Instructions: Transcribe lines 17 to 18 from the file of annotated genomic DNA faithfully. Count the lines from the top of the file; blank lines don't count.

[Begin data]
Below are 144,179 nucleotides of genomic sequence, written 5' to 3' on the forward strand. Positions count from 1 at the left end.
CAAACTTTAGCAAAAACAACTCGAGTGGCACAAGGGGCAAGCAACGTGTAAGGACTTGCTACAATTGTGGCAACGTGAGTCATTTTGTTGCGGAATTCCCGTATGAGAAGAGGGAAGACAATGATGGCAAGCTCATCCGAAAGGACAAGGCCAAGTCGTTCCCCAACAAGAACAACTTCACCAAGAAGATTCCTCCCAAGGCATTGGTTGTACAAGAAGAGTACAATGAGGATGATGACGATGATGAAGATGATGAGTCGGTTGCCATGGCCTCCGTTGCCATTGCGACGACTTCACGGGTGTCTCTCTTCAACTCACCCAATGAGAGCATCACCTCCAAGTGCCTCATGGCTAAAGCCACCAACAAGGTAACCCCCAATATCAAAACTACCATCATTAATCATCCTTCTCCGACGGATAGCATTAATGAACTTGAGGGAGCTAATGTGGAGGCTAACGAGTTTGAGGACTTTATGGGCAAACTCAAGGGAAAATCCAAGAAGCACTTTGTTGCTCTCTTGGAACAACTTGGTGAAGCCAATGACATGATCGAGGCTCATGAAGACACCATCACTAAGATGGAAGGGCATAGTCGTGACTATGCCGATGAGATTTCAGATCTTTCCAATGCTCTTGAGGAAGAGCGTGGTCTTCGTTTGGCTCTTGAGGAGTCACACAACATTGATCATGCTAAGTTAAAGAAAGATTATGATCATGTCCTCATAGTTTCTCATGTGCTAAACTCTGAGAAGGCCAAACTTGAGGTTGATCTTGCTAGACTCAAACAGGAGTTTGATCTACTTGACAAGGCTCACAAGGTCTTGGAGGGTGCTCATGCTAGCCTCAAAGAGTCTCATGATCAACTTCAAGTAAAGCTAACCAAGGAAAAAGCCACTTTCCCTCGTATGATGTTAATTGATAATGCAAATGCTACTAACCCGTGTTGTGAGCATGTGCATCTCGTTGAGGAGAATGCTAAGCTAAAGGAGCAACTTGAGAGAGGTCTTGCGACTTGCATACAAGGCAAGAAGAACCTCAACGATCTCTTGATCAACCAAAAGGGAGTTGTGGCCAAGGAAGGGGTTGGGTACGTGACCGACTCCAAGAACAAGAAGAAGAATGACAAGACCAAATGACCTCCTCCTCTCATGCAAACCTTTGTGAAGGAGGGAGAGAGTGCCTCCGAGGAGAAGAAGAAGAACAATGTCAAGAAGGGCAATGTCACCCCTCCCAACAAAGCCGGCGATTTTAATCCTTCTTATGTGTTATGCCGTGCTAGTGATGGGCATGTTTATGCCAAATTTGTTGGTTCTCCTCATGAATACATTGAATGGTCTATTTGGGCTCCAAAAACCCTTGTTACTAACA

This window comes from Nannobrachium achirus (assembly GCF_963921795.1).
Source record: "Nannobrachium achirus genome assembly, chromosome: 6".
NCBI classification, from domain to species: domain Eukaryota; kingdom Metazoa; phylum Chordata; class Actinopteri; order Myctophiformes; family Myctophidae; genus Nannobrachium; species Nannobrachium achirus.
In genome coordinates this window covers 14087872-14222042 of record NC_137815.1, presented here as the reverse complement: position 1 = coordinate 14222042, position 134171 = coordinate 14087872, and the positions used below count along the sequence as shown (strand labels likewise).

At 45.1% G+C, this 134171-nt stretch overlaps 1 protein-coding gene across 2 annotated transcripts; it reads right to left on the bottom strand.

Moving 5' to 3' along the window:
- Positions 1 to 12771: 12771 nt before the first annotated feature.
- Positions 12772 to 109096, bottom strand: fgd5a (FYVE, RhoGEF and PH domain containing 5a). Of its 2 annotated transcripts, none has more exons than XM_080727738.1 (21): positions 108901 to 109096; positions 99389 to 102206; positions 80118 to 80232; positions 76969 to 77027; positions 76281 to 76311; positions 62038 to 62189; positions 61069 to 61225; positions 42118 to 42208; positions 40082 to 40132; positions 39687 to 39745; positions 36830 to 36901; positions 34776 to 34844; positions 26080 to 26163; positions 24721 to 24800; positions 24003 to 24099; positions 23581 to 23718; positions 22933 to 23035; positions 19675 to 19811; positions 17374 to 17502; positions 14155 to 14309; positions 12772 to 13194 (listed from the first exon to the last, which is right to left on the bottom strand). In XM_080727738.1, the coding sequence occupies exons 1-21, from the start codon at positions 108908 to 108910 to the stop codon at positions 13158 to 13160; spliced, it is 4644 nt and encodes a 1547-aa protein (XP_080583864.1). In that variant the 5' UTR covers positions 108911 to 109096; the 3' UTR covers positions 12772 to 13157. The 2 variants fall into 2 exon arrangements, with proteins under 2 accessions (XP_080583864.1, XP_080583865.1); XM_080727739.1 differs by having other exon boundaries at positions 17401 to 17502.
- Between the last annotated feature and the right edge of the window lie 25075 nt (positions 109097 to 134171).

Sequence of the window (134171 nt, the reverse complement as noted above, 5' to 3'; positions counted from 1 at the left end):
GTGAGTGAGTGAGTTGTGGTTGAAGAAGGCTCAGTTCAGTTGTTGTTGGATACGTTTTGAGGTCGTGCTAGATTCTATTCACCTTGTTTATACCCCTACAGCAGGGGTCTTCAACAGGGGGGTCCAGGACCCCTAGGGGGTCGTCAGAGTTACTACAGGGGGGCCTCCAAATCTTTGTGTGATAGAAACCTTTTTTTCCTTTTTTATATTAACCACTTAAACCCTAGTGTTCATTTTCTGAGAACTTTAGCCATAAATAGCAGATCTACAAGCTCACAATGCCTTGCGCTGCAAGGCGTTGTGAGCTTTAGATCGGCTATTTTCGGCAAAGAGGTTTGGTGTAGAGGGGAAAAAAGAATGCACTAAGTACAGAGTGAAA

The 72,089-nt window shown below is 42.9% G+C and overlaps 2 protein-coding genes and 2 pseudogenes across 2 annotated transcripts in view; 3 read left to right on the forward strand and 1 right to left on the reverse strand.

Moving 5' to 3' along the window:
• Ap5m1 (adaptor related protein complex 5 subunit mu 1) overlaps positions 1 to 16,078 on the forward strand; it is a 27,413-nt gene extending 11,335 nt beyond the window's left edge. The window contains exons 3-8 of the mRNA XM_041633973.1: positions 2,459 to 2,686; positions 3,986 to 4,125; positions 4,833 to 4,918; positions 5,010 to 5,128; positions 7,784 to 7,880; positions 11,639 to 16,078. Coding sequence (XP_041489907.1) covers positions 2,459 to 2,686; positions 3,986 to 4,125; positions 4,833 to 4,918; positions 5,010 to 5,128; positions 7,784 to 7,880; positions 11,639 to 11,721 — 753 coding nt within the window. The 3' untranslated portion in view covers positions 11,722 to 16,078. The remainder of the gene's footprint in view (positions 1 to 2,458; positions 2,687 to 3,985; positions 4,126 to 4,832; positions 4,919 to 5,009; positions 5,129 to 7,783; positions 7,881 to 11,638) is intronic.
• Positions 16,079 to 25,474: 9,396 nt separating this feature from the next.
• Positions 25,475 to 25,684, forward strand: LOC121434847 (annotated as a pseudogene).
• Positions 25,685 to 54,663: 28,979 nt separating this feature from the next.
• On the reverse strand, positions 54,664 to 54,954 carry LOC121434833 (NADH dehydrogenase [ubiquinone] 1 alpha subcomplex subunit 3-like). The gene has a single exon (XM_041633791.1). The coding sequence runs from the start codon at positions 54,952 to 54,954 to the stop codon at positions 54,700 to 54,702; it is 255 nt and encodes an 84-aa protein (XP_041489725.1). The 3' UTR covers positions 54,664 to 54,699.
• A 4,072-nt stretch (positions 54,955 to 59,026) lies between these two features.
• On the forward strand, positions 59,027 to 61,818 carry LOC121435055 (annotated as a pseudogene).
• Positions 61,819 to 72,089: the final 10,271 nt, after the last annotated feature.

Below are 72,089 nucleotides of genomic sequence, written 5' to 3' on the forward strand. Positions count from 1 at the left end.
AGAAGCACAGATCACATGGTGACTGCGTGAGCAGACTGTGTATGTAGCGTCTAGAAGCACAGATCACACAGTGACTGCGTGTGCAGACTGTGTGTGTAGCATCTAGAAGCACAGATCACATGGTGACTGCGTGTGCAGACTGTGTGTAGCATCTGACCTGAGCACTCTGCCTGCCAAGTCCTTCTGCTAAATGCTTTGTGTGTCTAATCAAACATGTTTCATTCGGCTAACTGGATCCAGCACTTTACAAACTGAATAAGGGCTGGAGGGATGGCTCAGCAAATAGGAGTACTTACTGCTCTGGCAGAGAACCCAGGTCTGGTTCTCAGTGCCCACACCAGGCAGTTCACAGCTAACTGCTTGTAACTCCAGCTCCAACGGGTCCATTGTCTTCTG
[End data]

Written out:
• Positions 16,079 to 25,474: 9,396 nt separating this feature from the next.
• Positions 25,475 to 25,684, forward strand: LOC121434847 (annotated as a pseudogene).